English Phonetics & Phonology

Course Aims

This course will introduce you to the different aspects of the phonetics & phonology of English. Apart from investigating traditional aspects, such as speech production and perception, we will also explore differences between reference accents, such as RP and GenAm, and their relationship with some of the other native and non-native varieties of English around the world. Practical exercises in transcription, etc., will accompany all stages of the course as much as possible, and assessment for the course will be based on a number of these exercises.

Please note that in order to do some of the interactive online exercises, JavaScript has to be enabled in your browser. Due to sometimes considerable differences in the way that different browsers handle dynamic pages (and time constraints in designing this course), some of the pages may only function properly in Mozilla Firefox, although they generally seem to work in Safari and Google Chrome, too..

Since writing a good online course takes a lot of time and effort, as well as constant revision, these pages may be updated throughout the course. If you have any comments or criticisms about the design of the materials or general content, please feel free to send or mention them to me, so that I can keep on developing this course as a valuable on-line resource.

I have recently updated all the pages with transcription exercises so that they now contain embedded versions of my transcription editor. For any other transcription practice, or for creating printable pages for the assignments, you can use the standalone transcription editor, which can be accessed through or downloaded from the Tools & Resources page.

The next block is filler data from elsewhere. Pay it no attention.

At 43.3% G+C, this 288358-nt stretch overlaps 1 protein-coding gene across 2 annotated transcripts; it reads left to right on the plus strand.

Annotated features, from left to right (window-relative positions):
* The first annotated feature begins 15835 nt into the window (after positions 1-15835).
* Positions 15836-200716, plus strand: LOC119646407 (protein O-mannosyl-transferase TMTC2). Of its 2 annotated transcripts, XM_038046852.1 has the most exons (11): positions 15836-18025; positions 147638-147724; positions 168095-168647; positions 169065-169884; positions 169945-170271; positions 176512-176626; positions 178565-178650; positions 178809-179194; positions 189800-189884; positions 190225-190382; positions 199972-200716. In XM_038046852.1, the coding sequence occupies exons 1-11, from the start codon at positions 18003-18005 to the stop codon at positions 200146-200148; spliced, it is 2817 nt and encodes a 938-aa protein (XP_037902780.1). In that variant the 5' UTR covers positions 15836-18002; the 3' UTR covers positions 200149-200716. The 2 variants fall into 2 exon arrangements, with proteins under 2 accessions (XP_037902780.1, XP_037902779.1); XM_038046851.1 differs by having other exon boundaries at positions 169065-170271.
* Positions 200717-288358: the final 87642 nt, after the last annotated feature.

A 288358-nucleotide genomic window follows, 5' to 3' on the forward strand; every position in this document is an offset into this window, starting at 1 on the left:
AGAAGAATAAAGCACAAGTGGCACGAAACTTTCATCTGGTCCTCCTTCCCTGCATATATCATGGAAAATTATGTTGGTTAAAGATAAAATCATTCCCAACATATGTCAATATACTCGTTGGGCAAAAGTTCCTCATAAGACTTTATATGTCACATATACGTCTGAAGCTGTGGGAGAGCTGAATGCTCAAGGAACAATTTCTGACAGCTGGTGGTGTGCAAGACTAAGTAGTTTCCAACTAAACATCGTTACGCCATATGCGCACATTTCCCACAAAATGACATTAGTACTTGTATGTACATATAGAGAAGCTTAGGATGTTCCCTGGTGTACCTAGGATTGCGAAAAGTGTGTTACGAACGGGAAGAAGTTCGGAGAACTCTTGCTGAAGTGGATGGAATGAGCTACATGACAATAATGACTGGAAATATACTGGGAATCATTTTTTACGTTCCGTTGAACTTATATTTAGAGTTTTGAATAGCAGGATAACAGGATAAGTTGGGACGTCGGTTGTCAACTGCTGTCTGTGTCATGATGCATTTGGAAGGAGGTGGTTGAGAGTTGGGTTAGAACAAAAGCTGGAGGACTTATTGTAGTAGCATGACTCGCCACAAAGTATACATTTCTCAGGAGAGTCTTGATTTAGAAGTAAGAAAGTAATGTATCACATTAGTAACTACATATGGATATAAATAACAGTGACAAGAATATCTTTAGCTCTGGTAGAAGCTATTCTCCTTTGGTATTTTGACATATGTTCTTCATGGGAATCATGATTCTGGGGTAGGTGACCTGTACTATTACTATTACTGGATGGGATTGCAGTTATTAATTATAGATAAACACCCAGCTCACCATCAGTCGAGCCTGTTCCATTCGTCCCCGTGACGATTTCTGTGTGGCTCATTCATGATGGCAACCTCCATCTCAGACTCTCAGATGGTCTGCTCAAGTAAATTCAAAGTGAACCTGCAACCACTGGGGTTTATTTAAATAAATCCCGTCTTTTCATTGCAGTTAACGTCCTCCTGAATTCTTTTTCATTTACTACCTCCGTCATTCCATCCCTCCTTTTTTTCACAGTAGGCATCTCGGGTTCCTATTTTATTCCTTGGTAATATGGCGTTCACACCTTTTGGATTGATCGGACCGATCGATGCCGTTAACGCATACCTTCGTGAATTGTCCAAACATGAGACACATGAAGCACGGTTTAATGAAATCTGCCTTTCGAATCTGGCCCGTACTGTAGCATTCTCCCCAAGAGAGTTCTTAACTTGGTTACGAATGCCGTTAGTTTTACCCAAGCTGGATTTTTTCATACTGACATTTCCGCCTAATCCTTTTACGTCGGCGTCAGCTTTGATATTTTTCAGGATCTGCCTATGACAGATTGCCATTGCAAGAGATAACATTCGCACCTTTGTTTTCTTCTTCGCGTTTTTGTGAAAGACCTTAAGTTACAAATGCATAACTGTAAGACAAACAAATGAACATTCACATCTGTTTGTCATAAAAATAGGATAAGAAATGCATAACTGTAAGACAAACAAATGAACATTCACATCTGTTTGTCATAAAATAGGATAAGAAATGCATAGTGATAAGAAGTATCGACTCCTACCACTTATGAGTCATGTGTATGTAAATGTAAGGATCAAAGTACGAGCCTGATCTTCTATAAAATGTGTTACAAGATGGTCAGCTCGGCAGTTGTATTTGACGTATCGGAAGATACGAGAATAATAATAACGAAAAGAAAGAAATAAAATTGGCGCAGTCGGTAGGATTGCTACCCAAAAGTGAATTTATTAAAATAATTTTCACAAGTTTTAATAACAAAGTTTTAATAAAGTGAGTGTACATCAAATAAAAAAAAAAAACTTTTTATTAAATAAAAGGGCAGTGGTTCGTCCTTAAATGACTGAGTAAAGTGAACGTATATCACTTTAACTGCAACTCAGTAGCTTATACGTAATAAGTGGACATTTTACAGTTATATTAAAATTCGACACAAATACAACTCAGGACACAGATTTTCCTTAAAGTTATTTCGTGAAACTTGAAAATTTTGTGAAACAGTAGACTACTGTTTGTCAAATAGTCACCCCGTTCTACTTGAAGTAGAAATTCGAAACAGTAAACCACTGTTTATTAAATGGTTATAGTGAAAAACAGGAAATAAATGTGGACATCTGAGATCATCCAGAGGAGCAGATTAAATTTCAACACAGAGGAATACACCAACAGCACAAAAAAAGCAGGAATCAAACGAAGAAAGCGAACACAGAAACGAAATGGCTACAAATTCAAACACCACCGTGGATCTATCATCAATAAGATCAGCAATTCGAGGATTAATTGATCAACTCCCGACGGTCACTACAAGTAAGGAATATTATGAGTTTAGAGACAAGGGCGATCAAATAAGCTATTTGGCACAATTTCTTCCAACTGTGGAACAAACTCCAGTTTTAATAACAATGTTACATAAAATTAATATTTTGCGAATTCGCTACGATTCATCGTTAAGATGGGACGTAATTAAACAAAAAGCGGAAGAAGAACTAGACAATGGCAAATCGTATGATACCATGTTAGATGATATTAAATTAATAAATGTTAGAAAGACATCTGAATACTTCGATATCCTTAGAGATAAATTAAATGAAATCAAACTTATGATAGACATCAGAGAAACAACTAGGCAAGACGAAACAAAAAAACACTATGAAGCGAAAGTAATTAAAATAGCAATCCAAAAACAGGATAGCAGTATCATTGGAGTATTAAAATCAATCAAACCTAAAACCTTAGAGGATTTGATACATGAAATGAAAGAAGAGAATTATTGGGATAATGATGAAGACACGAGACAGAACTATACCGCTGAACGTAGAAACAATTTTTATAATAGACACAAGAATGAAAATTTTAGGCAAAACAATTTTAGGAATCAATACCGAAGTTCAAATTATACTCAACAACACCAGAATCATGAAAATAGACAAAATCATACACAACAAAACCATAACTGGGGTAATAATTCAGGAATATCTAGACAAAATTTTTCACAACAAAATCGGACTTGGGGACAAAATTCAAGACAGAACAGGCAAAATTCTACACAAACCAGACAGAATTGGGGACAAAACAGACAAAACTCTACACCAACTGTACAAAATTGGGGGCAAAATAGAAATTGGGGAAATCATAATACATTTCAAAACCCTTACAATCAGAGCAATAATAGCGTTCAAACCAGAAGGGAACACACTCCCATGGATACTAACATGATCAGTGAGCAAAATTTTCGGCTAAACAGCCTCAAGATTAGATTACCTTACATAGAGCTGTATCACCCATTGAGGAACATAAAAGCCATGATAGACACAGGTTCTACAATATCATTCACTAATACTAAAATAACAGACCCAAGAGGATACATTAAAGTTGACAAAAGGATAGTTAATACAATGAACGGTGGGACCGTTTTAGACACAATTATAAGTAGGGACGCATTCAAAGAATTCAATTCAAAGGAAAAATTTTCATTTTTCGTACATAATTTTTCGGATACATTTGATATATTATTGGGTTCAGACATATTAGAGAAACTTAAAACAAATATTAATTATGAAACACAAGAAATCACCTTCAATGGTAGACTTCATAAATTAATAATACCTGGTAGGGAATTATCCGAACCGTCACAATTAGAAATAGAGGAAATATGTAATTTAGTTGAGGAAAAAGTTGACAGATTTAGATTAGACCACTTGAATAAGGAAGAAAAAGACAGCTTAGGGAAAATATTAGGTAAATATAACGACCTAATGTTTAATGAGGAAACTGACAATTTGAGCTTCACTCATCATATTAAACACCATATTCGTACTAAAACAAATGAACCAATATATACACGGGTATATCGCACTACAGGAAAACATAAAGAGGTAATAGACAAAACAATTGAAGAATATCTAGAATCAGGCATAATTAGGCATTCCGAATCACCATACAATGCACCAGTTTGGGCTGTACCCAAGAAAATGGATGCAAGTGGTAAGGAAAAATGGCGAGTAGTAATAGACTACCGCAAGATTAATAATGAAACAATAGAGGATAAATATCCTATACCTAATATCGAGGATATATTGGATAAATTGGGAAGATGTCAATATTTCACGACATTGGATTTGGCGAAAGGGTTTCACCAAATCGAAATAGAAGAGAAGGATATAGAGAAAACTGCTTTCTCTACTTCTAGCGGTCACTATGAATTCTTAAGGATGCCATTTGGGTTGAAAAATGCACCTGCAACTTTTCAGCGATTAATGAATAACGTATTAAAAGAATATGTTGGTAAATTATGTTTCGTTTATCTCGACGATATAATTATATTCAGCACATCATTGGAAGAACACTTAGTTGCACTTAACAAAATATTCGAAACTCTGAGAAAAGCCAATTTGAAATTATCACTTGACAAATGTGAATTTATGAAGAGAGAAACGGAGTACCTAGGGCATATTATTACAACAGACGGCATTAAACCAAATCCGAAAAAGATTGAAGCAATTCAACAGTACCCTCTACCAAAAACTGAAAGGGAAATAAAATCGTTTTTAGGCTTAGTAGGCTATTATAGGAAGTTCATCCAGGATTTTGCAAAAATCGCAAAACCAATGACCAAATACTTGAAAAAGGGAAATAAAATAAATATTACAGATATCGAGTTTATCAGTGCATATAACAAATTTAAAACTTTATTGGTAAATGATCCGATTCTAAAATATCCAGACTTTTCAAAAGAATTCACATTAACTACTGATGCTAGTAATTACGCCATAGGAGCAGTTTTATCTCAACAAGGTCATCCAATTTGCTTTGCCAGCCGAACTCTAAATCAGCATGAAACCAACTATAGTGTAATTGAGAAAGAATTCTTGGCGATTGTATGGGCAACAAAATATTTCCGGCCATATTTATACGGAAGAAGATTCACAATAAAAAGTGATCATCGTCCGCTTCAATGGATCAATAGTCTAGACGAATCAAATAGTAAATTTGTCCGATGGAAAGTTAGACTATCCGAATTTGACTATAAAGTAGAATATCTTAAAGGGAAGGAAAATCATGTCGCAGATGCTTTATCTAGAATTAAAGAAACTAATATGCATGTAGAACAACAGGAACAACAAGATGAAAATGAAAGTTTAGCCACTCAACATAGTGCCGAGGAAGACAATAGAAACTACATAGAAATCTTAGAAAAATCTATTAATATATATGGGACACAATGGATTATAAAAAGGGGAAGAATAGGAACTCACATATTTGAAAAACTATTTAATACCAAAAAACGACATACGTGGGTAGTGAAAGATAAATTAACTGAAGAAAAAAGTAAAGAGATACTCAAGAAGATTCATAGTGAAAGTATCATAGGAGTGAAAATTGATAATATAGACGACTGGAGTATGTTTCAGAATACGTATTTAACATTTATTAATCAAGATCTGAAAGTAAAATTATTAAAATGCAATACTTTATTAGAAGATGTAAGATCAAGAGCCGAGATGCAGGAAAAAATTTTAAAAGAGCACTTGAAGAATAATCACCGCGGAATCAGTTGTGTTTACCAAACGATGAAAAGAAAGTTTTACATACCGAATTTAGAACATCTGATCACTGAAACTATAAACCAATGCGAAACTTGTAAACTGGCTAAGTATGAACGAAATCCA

Course Outline

Tools & Resources

List of Symbol Names


Altogether, there will be 3 assignments, worth 20%, 40%, and 40%, respectively. The first one is intended to allow you to practise & employ your transcription skills for isolated word forms in RP. Here, you should prove that you have understood the basic nature of RP in terms of its vowel and consonant realisations, as well as to be able to conduct a systemic transfer from the old-fashioned, traditional symbols you may find in textbooks and conservative dictionaries to the more up-to-date ones I have taught you. After this, we’ll move on to transcribing words in context, based on an imperfect transcription produced by my ‘Grapheme to Phoneme Transcriber & Editor’ program. Here, partial emphasis will again be on using the appropriate symbols for RP I have taught you, but this time you also need to demonstrate your understanding of processes of connected speech and how they would affect the transcription if the original text were read aloud in a natural manner. Finally, the last assignment will allow you to analyse & transcribe a ‘real-life’ example of learner English, as well as to provide me with a discussion of the most important features you have identified during the transcription process.

The colour coding conventions for errors in assignment 2 are as follows:

Recommended reading:

Roach, P. (2009). English Phonetics and Phonology: a Practical Course (2nd ed.). Cambridge: CUP.

Ladefoged, P. & Johnson, K. (2011). A Course in Phonetics (6th ed.). Stamford: Wadsworth, Cengage Learning.

Ashby, M. & Maidment, J. (2005). Introducing Phonetic Science. Cambridge: CUP.

Wells, J. (1982). Accents of English (Vols. 1-3). Cambridge: CUP.

Hughes, A., Trudgill, P. & Watt, D. (2005). English Accents and Dialects: An Introduction to Social and Regional Varieties of English in the British Isles (4th ed.). London: Hodder Arnold.

Schneider, E., Burridge, K., Kortmann, B., Mesthrie, R. & Upton, C. (2004). A Handbook of Varieties of English. Vol. 1. Berlin: Mouton De Gruyter.